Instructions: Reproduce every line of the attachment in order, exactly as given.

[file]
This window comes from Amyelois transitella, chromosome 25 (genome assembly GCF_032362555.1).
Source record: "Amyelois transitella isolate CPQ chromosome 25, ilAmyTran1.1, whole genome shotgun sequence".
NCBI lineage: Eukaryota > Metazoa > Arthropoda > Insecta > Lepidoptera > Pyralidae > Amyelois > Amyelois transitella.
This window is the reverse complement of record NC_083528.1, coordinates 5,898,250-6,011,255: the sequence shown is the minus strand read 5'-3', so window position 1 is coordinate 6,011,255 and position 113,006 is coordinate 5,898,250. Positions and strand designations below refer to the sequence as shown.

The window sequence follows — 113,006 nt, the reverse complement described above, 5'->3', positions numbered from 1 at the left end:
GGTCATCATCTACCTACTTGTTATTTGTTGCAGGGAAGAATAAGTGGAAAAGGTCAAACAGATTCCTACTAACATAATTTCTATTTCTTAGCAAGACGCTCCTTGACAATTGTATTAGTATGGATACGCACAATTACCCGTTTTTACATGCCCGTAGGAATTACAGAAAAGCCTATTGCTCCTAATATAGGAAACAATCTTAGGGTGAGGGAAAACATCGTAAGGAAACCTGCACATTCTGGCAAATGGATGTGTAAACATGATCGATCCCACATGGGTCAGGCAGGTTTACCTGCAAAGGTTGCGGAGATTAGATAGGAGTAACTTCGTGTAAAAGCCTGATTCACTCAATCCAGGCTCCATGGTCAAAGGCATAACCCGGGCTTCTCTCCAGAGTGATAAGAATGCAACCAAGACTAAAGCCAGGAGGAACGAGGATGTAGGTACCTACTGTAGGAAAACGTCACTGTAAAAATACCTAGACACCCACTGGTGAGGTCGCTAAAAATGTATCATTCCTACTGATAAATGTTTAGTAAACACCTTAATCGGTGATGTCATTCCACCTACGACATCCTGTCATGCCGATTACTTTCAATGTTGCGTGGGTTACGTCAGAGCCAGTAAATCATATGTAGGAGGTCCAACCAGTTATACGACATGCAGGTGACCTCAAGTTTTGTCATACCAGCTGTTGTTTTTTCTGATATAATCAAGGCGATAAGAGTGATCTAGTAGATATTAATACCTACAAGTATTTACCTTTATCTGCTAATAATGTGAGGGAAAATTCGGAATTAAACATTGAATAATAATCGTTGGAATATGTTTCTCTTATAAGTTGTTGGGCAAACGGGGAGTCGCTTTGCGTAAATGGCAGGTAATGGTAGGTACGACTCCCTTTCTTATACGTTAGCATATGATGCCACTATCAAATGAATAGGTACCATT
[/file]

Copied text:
This window comes from Amyelois transitella, chromosome 25 (genome assembly GCF_032362555.1).
Source record: "Amyelois transitella isolate CPQ chromosome 25, ilAmyTran1.1, whole genome shotgun sequence".
NCBI lineage: Eukaryota > Metazoa > Arthropoda > Insecta > Lepidoptera > Pyralidae > Amyelois > Amyelois transitella.
This window is the reverse complement of record NC_083528.1, coordinates 5,898,250-6,011,255: the sequence shown is the minus strand read 5'-3', so window position 1 is coordinate 6,011,255 and position 113,006 is coordinate 5,898,250. Positions and strand designations below refer to the sequence as shown.

The window sequence follows — 113,006 nt, the reverse complement described above, 5'->3', positions numbered from 1 at the left end:
GGTCATCATCTACCTACTTGTTATTTGTTGCAGGGAAGAATAAGTGGAAAAGGTCAAACAGATTCCTACTAACATAATTTCTATTTCTTAGCAAGACGCTCCTTGACAATTGTATTAGTATGGATACGCACAATTACCCGTTTTTACATGCCCGTAGGAATTACAGAAAAGCCTATTGCTCCTAATATAGGAAACAATCTTAGGGTGAGGGAAAACATCGTAAGGAAACCTGCACATTCTGGCAAATGGATGTGTAAACATGATCGATCCCACATGGGTCAGGCAGGTTTACCTGCAAAGGTTGCGGAGATTAGATAGGAGTAACTTCGTGTAAAAGCCTGATTCACTCAATCCAGGCTCCATGGTCAAAGGCATAACCCGGGCTTCTCTCCAGAGTGATAAGAATGCAACCAAGACTAAAGCCAGGAGGAACGAGGATGTAGGTACCTACTGTAGGAAAACGTCACTGTAAAAATACCTAGACACCCACTGGTGAGGTCGCTAAAAATGTATCATTCCTACTGATAAATGTTTAGTAAACACCTTAATCGGTGATGTCATTCCACCTACGACATCCTGTCATGCCGATTACTTTCAATGTTGCGTGGGTTACGTCAGAGCCAGTAAATCATATGTAGGAGGTCCAACCAGTTATACGACATGCAGGTGACCTCAAGTTTTGTCATACCAGCTGTTGTTTTTTCTGATATAATCAAGGCGATAAGAGTGATCTAGTAGATATTAATACCTACAAGTATTTACCTTTATCTGCTAATAATGTGAGGGAAAATTCGGAATTAAACATTGAATAATAATCGTTGGAATATGTTTCTCTTATAAGTTGTTGGGCAAACGGGGAGTCGCTTTGCGTAAATGGCAGGTAATGGTAGGTACGACTCCCTTTCTTATACGTTAGCATATGATGCCACTATCAAATGAATAGGTACCATT